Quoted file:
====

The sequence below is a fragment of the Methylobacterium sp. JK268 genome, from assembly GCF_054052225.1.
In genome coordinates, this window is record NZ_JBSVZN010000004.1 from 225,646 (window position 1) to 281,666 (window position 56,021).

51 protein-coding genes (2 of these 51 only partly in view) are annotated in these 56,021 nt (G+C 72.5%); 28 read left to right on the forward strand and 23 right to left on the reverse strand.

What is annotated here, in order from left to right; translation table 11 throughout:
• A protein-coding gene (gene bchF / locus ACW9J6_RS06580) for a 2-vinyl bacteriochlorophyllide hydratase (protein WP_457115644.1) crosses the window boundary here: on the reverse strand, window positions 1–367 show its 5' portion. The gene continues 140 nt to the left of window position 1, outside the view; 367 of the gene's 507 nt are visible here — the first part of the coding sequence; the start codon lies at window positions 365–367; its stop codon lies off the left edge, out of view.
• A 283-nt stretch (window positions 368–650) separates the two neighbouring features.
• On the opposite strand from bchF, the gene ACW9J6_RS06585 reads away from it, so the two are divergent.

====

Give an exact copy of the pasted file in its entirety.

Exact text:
The sequence below is a fragment of the Methylobacterium sp. JK268 genome, from assembly GCF_054052225.1.
In genome coordinates, this window is record NZ_JBSVZN010000004.1 from 225,646 (window position 1) to 281,666 (window position 56,021).

51 protein-coding genes (2 of these 51 only partly in view) are annotated in these 56,021 nt (G+C 72.5%); 28 read left to right on the forward strand and 23 right to left on the reverse strand.

What is annotated here, in order from left to right; translation table 11 throughout:
• A protein-coding gene (gene bchF / locus ACW9J6_RS06580) for a 2-vinyl bacteriochlorophyllide hydratase (protein WP_457115644.1) crosses the window boundary here: on the reverse strand, window positions 1–367 show its 5' portion. The gene continues 140 nt to the left of window position 1, outside the view; 367 of the gene's 507 nt are visible here — the first part of the coding sequence; the start codon lies at window positions 365–367; its stop codon lies off the left edge, out of view.
• A 283-nt stretch (window positions 368–650) separates the two neighbouring features.
• On the opposite strand from bchF, the gene ACW9J6_RS06585 reads away from it, so the two are divergent.